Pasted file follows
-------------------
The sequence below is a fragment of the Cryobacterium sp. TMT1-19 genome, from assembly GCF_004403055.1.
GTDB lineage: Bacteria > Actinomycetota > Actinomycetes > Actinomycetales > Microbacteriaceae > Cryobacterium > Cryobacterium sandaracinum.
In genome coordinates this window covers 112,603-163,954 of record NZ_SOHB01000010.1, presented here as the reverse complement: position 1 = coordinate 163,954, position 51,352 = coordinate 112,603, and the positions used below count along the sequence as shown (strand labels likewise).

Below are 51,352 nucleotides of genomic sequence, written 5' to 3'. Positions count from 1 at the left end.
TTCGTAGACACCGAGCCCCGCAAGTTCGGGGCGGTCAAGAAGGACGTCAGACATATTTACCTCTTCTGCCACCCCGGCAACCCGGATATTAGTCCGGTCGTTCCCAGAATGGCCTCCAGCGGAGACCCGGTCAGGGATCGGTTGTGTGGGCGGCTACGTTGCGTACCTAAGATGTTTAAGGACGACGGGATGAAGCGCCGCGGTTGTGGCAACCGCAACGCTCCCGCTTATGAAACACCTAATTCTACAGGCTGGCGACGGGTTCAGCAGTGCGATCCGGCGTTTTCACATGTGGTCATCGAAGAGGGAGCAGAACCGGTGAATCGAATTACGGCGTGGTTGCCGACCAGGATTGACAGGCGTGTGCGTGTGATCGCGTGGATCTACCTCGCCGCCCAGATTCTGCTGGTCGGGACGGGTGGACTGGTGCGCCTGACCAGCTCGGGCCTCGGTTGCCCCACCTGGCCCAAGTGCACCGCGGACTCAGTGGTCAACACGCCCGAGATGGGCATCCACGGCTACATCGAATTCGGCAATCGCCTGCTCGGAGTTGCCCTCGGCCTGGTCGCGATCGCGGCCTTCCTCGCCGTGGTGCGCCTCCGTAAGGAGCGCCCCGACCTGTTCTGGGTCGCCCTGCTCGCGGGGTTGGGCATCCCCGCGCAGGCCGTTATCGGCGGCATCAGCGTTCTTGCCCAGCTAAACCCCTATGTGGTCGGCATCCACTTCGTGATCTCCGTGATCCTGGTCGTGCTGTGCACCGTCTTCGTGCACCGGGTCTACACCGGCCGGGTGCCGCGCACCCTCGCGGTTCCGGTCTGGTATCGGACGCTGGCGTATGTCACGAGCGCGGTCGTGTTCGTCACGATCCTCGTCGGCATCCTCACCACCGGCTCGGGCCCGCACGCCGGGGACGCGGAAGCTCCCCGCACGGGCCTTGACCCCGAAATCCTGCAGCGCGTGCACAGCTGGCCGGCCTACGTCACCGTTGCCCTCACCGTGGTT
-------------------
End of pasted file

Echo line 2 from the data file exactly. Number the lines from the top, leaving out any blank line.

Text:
GTDB lineage: Bacteria > Actinomycetota > Actinomycetes > Actinomycetales > Microbacteriaceae > Cryobacterium > Cryobacterium sandaracinum.